Another thing to note is the pH value of the soil mix. For black dragon coleus plants, soil mixtures with a pH value in the range of 5.6 to 7.5 are recommended by experts.
For those who want to mix their potting soil, the following combination works the best.
- Peat moss (60%) – provides nutrition
- Perlite (10%) – improves drainage
- Compost (15%) – provides nutrition
- Pine bark (15%) – holds required water
4. Black Dragon Coleus Watering
Setting up a watering schedule for your black dragon coleus plant is region specific.
Coleus black dragon plants prefer slightly moist soil during their growing season (spring and summer months).
If you are keeping the plant indoors under average room temperatures, then watering twice or thrice a week is enough for optimal growth. However, for coleus sitting outdoors in direct sun for a couple of hours a day, you must water once a day to prevent any dehydration issues.
Among all the care parameters, watering is the one that needs to be done very carefully. Improper watering can kill your black dragon coleus plant in a few weeks due to root and stem rot. So, properly analyze the climatic conditions in your region before fixing a watering schedule.
Coleus Black Dragon Pruning
Coleus black dragon plants do not require a lot of pruning. If there are a lot of dead, pest-infected, or yellow leaves, then you can prune them off to keep the plant attractive.
Other than that, if the plant is not aesthetically pleasing due to irregular shape or longer stems, then you can prune them, particularly in the early spring so that it can trigger new growth along the cut points.
Always use sterilized pruning shears, knives, or scissors to prune these tropical plants to avoid cross-contamination.
Coleus Black Dragon Propagation
Similar to other coleus varieties, black dragon coleus can be propagated by either seed or stem cuttings.
If you are a beginner, then I recommend propagating through seeds. Not because the stem cuttings approach is harder, but seed propagation has a higher success rate than stem cuttings.
Seed propagation is the same as what we have explained in the above section – How To Germinate Black Dragon Coleus Seeds?
For those who want to try the stem cuttings approach, make sure that you have a mature black dragon coleus plant.
Here are the steps to follow,
- From the parent plant, cut 3 to 4 inches of stem with at least 4 or 5 leaves. Make sure that you are cutting below a leaf node.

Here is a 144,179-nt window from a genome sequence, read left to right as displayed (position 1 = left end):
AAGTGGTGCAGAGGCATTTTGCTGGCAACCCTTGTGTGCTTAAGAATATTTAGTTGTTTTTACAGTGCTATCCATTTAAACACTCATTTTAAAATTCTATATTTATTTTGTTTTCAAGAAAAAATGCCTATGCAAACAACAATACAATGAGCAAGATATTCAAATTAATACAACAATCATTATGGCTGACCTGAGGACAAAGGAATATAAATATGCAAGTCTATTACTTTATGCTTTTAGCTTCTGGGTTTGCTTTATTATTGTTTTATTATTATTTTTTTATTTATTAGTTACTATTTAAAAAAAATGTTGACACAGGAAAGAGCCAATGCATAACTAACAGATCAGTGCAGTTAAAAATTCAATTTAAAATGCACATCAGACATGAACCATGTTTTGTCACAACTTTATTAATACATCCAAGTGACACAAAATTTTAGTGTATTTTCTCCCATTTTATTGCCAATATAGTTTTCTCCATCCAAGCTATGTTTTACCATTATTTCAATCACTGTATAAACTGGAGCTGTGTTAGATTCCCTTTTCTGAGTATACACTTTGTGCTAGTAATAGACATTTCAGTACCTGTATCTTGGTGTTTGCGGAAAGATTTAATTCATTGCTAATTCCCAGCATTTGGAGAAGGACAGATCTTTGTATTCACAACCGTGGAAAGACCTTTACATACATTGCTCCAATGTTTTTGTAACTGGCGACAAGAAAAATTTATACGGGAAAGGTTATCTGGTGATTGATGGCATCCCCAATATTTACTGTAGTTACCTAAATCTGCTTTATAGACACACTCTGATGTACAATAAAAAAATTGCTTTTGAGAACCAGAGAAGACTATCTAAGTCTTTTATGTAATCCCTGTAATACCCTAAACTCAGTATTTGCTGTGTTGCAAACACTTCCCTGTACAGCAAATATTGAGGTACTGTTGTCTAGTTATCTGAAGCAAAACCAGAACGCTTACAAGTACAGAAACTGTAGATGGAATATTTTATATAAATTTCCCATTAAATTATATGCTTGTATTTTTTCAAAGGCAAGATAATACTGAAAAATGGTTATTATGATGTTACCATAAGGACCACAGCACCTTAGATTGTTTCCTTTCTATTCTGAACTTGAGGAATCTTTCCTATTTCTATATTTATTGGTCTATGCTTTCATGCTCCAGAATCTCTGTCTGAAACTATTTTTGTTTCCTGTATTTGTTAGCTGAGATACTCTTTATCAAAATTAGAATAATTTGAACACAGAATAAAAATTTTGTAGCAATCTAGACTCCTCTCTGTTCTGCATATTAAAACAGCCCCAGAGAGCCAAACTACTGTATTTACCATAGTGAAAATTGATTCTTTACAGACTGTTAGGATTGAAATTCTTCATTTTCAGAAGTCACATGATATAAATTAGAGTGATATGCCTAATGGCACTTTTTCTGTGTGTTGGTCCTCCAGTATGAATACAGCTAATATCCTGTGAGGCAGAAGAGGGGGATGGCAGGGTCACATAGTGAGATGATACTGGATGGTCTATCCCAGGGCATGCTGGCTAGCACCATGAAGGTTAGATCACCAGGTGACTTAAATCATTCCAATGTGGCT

- Remove two or three leaves from one end so that roots can grow from the nodes.
- Dip those leaf nodes in a rooting hormone to trigger the rooting process quicker. Rooting hormones are available in powder or liquid form.
- Place the stem cutting in a jar with water (rooting in water) or a small container with potting soil that is customized for coleus black dragon plants.
- For the initial days, the humidity and temperature play a very important role in rooting. So, make sure that you are placing the plant in a spot where it gets high humidity and temperature in the range of 7o to 75oF.
If everything goes well according to the plan, then you can expect roots to grow in two to three weeks.
If you are rooting in water, then change the water once every week to prevent bacteria and other fungal infections.
Coleus Black Dragon Toxicity
Coleus black dragon plants are considered to be mildly toxic. If the leaves or any other part of the plant is eaten, it can cause slight discomfort in the stomach.
These effects apply to your pets like dogs and cats.
If you are prone to allergies, then there is a small chance of a mild allergic reaction in the form of dermatitis or a red rash upon touching the plant.
Other Coleus Varieties
Coleus is a large group of ornamental plants from the Lamiaceae family. Some researchers say there are more than 200 different varieties of coleus plants available in the wild.
And, here I’m going to share some of the commonly grown coleus varieties that look marvelous and are very easy to get in local stores.
- Rustic Orange Coleus
- Coleus French Quarter
- Inferno Coleus
- Redhead Coleus
- Henna Coleus
- Salmon Pink Coleus
- Kiwi Fern
- Big Red Judy
- Wizard Mix
- Trailing Plum
Some sellers provide seed coleus seed packages with multiple varieties. If you want to grow different varieties at a time, then these seed mixes are a good option.
Black Dragon Coleus Care – Frequently Asked Questions (FAQs)
In this section, I will be responding to some of the most frequently asked doubts (on gardening forums) about growing and caring for the black dragon coleus plant.
Is black dragon coleus rare?
Black dragon coleus plants are not considered to be rare and they are abundant in the wild. Not many people know about this plant and that is the reason why it is not easily available in local nurseries.
Are black dragon coleus and black dragon sansevieria the same?
No, they are completely different plants despite having a similar name. Black Dragon Coleus is from the Lamiaceae family whereas black dragon sansevieria belongs to the sansevieria family. Black dragon sansevieria is commonly called a black dragon snake plant.
What is the scientific name of black dragon coleus?
The scientific name of the black dragon coleus is Solenostemon Scutellarioides Coleus. It is sometimes referred to as black dragon flame nettle in plant references.
Where to buy the black dragon coleus plant?
The best place to buy black dragon coleus plants is rare or specialty plant nurseries. If you cannot get them locally, then you can buy from genuine online sellers in marketplaces like Etsy, Facebook, Amazon, etc. You can buy grown plants or seeds depending on your preference.
To back up the information we provide in our articles, the Plantials team only uses high-quality sources published in peer-reviewed university or scientific research journals.
- Landscape Performance of Sun Coleus in Southern Mississippi, American Society For Horticultural Science.
- Photosynthetic Efficiency, and Photodamage by UV and Visible Radiation, in Red versus Green Leaf Coleus Varieties, Oxford Academic Journal
- Disease Management Coleus Cultivars and Downy Mildew, American Floral Endowment.